The latest science images from Gemini South can be found at –

Further images are available from the PPARC website – www.pparc.ac.uk or
from Mark Wells Tel: 01793 442100 Email mark.wells@pparc.ac.uk

1. Gemini South at Sunset

Credit: Gemini Observatory

2. A fish eye view of the Gemini South interior by daylight

Credit: Neelon Crawford

3. GMOS spiral galaxy

Credit: Gemini Observatory – GMOS Team

This image of NGC 628 (M-74) was obtained by the 8.1-metre Gemini North
Telescope on Mauna Kea, Hawaii using the newly commissioned Gemini
Multi-Object Spectrograph. To make the colour image, three images are
combined to make this red, green and blue composite.

4. Prof. Ian Halliday, Chief Executive, Particle Physics and Astronomy
Research Council
Credit: PPARC

* Web addresses
PPARC: http://www.pparc.ac.uk

UKATC: http://www.roe.ac.uk/atc/

Gemini UK Support Group: http://gemini.physics.ox.ac.uk

Gemini, core site: http://www.gemini.edu/media

* Whole sky coverage

Two telescopes, one in each hemisphere, provide access to the whole sky so
that rare events which happen unpredictably anywhere in the sky [for example
black-hole binary systems undergoing outbursts] can be followed with the
northern or southern Gemini telescope.

* Best astronomical sites

The telescopes are sited high up, away from sources of terrestrial light
pollution. The cold, dry, stable air above the Chilean and Hawaiian sites
makes them outstanding locations for astronomy.

* Large light collecting mirrors

The 8.1-metre diameter mirrors provide large surface areas [50 square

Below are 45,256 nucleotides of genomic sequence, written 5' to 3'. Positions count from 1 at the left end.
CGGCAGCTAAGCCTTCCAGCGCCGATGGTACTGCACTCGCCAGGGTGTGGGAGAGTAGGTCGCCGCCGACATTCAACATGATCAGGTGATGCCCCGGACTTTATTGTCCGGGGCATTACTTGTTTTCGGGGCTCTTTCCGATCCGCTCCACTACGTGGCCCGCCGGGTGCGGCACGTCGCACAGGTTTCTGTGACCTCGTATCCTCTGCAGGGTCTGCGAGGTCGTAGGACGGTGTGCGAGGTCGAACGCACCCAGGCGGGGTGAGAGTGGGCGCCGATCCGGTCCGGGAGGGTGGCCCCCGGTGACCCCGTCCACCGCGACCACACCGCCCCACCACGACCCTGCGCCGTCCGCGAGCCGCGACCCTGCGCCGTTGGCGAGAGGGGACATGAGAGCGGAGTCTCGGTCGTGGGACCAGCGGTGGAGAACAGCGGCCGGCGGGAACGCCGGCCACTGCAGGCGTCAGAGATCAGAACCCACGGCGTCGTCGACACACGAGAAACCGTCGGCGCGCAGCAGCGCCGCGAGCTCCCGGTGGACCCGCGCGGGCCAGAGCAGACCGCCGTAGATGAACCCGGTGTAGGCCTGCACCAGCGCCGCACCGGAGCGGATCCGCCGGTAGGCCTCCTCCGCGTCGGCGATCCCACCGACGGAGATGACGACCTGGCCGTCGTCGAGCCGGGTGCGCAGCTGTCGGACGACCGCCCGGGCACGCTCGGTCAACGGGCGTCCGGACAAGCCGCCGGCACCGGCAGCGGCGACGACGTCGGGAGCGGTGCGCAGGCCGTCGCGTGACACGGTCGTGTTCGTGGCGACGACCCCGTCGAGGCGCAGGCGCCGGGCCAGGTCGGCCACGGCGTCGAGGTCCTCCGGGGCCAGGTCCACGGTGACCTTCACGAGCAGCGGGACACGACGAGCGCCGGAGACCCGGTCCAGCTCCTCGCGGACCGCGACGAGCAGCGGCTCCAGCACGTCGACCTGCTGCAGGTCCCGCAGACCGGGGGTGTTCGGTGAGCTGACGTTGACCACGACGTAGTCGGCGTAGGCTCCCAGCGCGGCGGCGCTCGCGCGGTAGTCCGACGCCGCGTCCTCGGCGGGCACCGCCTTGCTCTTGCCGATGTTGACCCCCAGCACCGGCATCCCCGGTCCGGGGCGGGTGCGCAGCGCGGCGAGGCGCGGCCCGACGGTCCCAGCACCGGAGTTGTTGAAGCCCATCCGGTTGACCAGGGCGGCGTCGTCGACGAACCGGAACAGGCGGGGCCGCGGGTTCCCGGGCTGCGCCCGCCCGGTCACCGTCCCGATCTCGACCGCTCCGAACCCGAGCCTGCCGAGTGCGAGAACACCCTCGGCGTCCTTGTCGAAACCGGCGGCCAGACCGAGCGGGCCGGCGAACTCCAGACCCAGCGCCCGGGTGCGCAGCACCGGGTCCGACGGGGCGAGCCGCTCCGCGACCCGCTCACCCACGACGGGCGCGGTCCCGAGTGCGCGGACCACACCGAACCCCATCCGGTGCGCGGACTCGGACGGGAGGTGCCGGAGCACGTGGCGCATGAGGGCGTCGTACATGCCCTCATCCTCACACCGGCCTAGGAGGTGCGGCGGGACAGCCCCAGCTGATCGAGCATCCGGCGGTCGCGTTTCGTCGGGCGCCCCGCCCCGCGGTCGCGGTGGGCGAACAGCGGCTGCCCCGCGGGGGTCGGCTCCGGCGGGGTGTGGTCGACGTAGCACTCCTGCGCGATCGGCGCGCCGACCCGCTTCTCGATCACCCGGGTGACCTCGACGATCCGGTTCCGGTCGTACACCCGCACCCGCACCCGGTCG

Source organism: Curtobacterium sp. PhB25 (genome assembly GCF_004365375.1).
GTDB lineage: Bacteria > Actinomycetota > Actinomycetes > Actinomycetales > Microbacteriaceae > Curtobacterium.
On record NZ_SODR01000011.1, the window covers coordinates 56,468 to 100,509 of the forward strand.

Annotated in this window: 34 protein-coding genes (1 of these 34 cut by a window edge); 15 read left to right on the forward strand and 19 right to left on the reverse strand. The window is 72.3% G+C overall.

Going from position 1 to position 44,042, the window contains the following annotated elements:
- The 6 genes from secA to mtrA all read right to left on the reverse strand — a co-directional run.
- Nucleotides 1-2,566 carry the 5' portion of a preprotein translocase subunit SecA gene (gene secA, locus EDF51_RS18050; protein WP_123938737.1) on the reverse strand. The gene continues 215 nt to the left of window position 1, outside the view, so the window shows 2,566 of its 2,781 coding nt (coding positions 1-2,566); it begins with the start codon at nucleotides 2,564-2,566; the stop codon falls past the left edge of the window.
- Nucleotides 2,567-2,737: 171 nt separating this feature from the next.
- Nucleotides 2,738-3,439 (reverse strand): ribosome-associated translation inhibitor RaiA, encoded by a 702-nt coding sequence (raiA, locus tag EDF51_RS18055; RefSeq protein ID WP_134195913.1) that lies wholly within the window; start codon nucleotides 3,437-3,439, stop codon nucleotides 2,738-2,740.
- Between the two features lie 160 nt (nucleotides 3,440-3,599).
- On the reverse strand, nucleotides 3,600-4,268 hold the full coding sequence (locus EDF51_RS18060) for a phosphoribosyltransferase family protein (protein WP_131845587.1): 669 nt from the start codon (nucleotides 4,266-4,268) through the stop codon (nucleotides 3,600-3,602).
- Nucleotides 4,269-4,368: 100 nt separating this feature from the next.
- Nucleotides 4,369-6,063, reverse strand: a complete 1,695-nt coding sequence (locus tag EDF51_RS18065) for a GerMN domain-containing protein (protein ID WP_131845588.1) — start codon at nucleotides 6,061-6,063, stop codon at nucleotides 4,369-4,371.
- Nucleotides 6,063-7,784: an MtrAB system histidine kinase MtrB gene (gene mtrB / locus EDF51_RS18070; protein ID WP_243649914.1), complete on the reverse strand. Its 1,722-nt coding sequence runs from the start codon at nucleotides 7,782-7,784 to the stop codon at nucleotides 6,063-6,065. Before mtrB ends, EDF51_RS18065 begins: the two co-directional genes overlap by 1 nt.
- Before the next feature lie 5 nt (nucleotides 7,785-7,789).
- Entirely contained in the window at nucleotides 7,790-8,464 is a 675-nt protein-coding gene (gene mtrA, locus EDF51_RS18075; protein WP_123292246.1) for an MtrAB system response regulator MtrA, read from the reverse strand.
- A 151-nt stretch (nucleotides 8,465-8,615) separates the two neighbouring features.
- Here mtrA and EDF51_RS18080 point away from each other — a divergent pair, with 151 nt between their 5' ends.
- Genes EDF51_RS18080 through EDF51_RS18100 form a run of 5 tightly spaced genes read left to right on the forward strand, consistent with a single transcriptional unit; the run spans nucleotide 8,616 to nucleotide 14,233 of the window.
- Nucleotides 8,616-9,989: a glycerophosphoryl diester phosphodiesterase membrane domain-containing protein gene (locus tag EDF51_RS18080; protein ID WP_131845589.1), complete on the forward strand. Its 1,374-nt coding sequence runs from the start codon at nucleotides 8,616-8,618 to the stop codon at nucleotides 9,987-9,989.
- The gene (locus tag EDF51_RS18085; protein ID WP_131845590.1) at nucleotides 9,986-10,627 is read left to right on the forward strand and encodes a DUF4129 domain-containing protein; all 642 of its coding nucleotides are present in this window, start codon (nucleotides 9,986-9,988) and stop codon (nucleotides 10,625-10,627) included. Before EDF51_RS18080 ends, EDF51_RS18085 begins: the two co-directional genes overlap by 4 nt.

metres]. The mirrors are very thin [only 20 centimetres thick], and rely on
a computer controlled support system to maintain their shape.

* Adaptive optics

Blurring of images [star twinkle] caused by the Earth’s atmosphere can be
compensated for by correcting in real time using adaptive optics [AO]. In
the Gemini AO system the shape of the mirror is adjusted up to a hundred
times a second to counteract the ripples in the light waves caused by
atmospheric turbulence. This technique is most effective at infrared
wavelengths where it will be a key component in providing sharp images.

The Gemini Observatory provides the astronomical communities in each partner
country with state-of-the-art astronomical facilities that allocate
observing time in proportion to each country’s contribution. In addition to
financial support, each country also contributes significant scientific and
technical resources. The national research agencies that form the Gemini
partnership include: the US National Science Foundation (NSF), the UK
Particle Physics and Astronomy Research Council (PPARC), the Canadian
National Research Council (NRC), the Chilean Comision Nacional de
Investigacion Cientifica y Tecnologica (CONICYT), the Australian Research
Council (ARC), the Argentinean Consejo Nacional de
Investigaciones Cientificas y Tecnicas (CONICET) and the Brazilian Conselho
Nacional de Desenvolvimento Cientifico e Tecnologico (CNPq). The Observatory
is managed by the Association of Universities for Research in Astronomy,
Inc. (AURA) under a cooperative agreement with the NSF. The NSF also serves
as the executive agency for the international partnership.

The Particle Physics and Astronomy Research Council (PPARC) is the UK’s
strategic science investment agency. It funds research, education and public
understanding in four areas of science – particle physics, astronomy,
cosmology and space science.

PPARC is government funded and provides research grants and studentships to
scientists in British universities, gives researchers access to world-class
facilities and funds the UK membership of international bodies such as the
European Laboratory for Particle Physics (CERN), and the European Space
Agency. It also contributes money for the UK telescopes overseas on La
Palma, Hawaii, Australia and in Chile, the UK Astronomy Technology Centre at
the Royal Observatory, Edinburgh and the MERLIN/VLBI National Facility,
which includes the Lovell Telescope at Jodrell Bank observatory.

PPARC’s Public Understanding of Science and Technology Awards Scheme funds
both small local projects and national initiatives aimed at improving public
understanding of its areas of science.